Soldiers and saddles: Veterans ride for therapy


In the photos: Above left, a local veteran saddles up for his Thursday morning ride. Above right, Blackfoot is one of four horses used for veteran riders at TiAnViCa Riding Academy.

| Academy’s veterans program offers more than just riding lessons |

THERE’S NO DENYING that horses hold a special place in the lives of mankind; humans and horses work and play, and they even used to go to war together. For one special stable in Lakeland, Florida, every Thursday morning finds the horses helping veterans after the fighting is over.

At TiAnViCa Riding Academy, helping others is a natural extension of everyday life. Since its founding in 2005 by Roger and Sara Meadows, the nonprofit academy has been providing educational, recreational, and therapeutic riding activities to individuals with physical, mental and emotional challenges. In 2009, the academy added a Veterans Program with the assistance of Tamara Pasquel of the Haley VA center in Tampa. “We felt the need to give back to the veterans, and their families, who were coming back from the current war and to those whom had served previously,” explains Roger Meadows.

In the program, veterans who have been injured find healing in the quiet power of the horses — for both physical and emotional wounds. “The activity involved, from grooming to riding the horse, allows the veterans to exercise while doing something they enjoy,” maintains Roger. “Emotionally, they are accepted by the horse for who they are. Many times after lessons, the veterans will just stay at the barn spending time with their horse, which is one of the times when emotions come into play.”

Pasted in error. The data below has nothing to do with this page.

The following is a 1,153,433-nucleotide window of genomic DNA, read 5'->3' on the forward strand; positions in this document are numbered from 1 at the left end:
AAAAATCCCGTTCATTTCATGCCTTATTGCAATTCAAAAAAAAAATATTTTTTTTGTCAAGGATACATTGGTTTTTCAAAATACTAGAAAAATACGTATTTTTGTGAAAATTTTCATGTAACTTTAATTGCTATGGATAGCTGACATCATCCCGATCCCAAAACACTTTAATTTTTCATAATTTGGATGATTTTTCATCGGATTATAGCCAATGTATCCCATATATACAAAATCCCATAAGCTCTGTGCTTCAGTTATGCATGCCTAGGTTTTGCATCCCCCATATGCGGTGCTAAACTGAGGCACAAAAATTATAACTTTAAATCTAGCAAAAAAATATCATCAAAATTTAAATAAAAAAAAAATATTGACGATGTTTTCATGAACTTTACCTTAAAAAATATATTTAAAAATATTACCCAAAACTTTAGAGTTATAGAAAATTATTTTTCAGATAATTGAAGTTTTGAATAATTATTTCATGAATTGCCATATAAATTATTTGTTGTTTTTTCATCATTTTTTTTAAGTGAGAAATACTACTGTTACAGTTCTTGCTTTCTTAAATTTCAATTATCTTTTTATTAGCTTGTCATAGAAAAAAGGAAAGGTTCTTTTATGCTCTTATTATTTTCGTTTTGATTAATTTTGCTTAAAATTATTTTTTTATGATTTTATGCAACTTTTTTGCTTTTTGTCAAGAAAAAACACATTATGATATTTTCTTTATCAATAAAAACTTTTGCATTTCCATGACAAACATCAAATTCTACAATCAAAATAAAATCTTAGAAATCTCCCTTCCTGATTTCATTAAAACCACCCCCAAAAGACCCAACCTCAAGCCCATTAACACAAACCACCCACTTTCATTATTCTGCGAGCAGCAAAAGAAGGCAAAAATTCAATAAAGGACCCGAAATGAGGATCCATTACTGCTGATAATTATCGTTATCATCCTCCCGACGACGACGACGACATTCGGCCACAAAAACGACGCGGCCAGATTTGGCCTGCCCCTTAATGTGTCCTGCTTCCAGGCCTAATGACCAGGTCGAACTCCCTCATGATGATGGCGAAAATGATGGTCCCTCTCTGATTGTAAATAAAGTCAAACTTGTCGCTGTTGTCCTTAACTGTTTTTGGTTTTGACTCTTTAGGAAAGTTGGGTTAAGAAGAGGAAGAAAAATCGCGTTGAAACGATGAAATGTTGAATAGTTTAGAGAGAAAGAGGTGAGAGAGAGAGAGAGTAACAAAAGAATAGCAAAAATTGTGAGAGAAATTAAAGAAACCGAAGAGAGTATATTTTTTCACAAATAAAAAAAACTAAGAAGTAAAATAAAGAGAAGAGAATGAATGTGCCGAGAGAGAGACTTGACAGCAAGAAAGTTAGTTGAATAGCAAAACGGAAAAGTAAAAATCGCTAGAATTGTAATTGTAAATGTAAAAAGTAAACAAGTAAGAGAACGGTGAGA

Horse lovers have long known of the therapeutic properties of equine companionship, and wounded veterans are benefiting. “While Ernie’s brain injury prevents him from communicating effectively, we believe that he gets great enjoyment from riding as he is much more relaxed after riding,” shares Nikki Davis, the wife of veteran participant Ernie Davis. “In addition, his balance seems to have improved over the last few years.”

Four of TiAnViCa’s 13 horses are used for the veteran riders. There’s Dootle and Blackfoot, both former Mounted Police horses; Blue, a Foundation Quarter Horse; and Star, an 18-hand Percheron — a draft horse with a history as a war and agriculture breed. The horses “are intuitive to the needs of the rider,” Roger points out.

TiAnViCa’s Veteran Program partners with The Wounded Warrior Project, which lets its alumni know about the program. They also help with funding; according to Roger, “Through a grant to P.A.T.H. (Professional Association of Therapeutic Horsemanship) International, the Wounded Warrior Project will fund ten lessons for the alumni. After the ten lessons, if they choose to, they may continue to ride free of charge.”

TiAnViCa also urges everyone to spread the word to veterans, too; and to volunteer — “no horse experience necessary,” assures Roger. Veterans can find details and sign-up forms on TiAnViCa’s website: www.tianvica.org, and they are encouraged to come see the horses and healing in action on the first Thursday of every month from 10 a.m. to noon during an open house.

CREDIT

story by ERIKA ALDRICH